May 6, 2009

Just When We Finally Start Getting Used to E-Verify...Here Comes NEVA!!

Ok, E-Verify just started and I am already sick of it. It is a hassle and an unbearable waste of time but requirements are requirements. I completely understand Obama's need to tackle the whole immigration reform issue and I applaud his efforts...really, I do. I just wish that he and his administration would make up their minds already. I went through the painful E-Verify "certification" process (ok...maybe not painful, just painfully boring), had the software installed on my computer and was ready to go when I hear there is a new bill being passed before congress called NEVA, the New Employee Verification Act or H.R. 2028. This bill, if approved, will completely replace E-Verify as the preferred (aka mandatory) way to verify new employees as having the legal right to work in the United States. NEVA's major components, per a recent SHRM article, are:

Employers would use the same system that their individual states use to verify workers. This is typically the system that is used by state child support enforcement agencies. The thought is that using the child support system would allow employers to verify both work eligibility and citizenship status quickly and efficiently. Yeah...ok. How's that working for child support enforcement? Hmmm...let me ask the millions of people still waiting on child support from the millions of deadbeat fathers and mothers of the world.

The bill would establish a "voluntary" (I air-quote because anything that the government dictates to be voluntary somehow always seems to turn mandatory) biometrics option that employees can choose to use. This system would allow employers to collect some biometric identification, such as a thumb print (although I can see employers now asking for DNA samples and retinal scans) to assist in establishing identity. Supposedly, the biometrics system would allow employees to use the information scanned to run a background check and prevent the illegal use of fraudulent identification documents. What I want to know is, 1) how much information does the government really need to have out there on us. Can you see Demolition Man being the reality of the future? and 2) who's to say that the biometrics aren't fraudulent to being with? If somebody obtained the documents falsely prior to the biometrics being in place, then how will we know? I'm sure "they" have it all figured out, but inquiring minds want to know.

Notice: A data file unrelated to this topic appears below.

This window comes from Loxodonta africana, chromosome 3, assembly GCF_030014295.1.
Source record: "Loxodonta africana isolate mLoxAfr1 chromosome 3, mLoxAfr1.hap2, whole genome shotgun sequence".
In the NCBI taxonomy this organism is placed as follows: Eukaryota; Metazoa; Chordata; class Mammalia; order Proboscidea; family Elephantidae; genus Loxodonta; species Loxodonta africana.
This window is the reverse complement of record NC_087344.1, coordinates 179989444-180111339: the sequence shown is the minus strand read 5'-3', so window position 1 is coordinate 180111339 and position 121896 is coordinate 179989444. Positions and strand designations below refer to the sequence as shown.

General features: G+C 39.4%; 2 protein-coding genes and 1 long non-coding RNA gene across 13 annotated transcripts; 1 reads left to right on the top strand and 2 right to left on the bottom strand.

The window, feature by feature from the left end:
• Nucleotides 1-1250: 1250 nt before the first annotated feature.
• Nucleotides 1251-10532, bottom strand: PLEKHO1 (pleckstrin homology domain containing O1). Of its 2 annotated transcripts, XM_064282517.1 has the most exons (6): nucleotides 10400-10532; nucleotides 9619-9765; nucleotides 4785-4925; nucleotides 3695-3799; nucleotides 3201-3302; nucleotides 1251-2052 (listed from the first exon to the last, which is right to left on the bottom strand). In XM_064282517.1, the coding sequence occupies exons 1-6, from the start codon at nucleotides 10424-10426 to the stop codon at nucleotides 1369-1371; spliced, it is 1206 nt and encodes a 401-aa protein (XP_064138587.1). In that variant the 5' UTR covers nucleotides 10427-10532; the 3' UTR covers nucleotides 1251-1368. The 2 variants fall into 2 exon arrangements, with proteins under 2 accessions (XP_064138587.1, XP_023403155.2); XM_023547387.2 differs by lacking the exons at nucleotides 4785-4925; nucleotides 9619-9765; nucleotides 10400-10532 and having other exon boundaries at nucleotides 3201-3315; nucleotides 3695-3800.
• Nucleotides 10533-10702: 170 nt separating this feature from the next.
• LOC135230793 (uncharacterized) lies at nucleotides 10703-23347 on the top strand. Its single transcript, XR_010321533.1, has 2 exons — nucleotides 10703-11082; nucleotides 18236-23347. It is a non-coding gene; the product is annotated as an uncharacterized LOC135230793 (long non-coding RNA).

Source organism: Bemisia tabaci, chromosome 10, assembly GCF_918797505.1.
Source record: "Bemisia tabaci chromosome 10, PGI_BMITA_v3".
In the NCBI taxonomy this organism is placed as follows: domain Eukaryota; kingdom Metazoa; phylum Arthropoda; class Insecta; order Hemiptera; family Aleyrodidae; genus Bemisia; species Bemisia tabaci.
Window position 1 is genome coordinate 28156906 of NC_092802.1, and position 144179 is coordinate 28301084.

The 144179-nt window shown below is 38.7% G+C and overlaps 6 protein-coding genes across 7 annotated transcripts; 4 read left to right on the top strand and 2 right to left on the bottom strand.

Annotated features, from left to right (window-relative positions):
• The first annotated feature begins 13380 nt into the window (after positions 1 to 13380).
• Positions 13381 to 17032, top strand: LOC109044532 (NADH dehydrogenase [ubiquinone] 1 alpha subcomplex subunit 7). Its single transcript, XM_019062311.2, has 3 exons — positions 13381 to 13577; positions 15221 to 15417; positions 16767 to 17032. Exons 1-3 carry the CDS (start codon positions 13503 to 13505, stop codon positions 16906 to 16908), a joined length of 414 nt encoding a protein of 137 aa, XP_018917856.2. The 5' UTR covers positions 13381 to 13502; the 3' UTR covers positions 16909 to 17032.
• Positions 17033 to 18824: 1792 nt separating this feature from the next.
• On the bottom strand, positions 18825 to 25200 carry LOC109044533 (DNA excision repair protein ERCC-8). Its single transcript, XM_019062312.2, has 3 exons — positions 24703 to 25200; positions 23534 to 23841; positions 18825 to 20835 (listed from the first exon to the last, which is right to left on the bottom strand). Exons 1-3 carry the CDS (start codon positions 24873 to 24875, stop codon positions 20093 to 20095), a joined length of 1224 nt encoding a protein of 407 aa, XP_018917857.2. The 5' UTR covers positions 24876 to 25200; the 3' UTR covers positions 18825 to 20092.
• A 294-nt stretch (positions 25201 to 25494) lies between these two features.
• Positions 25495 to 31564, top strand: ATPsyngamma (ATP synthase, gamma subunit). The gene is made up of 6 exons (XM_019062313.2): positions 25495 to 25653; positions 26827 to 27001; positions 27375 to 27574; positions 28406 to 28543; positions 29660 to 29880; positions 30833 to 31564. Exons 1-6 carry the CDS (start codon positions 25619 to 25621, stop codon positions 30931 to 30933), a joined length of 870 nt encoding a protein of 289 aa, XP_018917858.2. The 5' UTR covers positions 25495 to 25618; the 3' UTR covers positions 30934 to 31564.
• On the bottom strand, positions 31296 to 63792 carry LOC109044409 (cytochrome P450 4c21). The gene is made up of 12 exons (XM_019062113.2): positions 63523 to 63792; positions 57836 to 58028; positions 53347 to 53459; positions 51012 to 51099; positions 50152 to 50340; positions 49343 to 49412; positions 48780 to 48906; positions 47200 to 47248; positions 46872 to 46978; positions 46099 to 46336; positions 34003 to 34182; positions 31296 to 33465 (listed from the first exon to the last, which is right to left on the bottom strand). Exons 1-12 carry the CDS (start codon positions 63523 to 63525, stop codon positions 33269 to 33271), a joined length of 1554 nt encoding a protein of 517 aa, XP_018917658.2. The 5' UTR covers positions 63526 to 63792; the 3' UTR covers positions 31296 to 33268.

Supposedly, this legislation would provide safety for employers who correctly used NEVA and still unknowingly hired an illegal. Wow...I am impressed that the government is actually admitting, up front, that there could possibly be flaws to their well-thought out and orchestrated plan. Bravo!!!

One good thing is that if this new process works as it says it should, it will eliminate the need for the I-9 form. One less piece of paper floating around out there in the world is alwasys a good thing.

The new process also would not require employers to re-verify existing employees, which is one step in the right direction for NEVA. E-Verify is a headache in that respect because companies are now required to re-verify all existing workers, which is a time-consuming and costly process. I am all for things that take less time and cost less money, as long as they are effective. The jury is, obviously, still out on the latter.

There are a few other less necessary to know points to the new legislature but I refuse to bore you with minutia. I will just say this...I am all for an easier way to get things done. I love that everybody is also going "green" in the process, although this should have always been the case. I am not against government or policy changes. What I do have a problem with is time wasting...particularly mine. So, message to the government...Get on with it and make up your mind. E-Verify, NEVA, traditional I-9 method, I don't care. Just pick something and stick with it!!
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    Creative Commons LicenseMusings From The Careeranarchist by Rachel Salley, SPHR is licensed under a Creative Commons Attribution-Noncommercial-No Derivative Works 3.0 United States License based on a work at www.careeranarchist.blogspot.com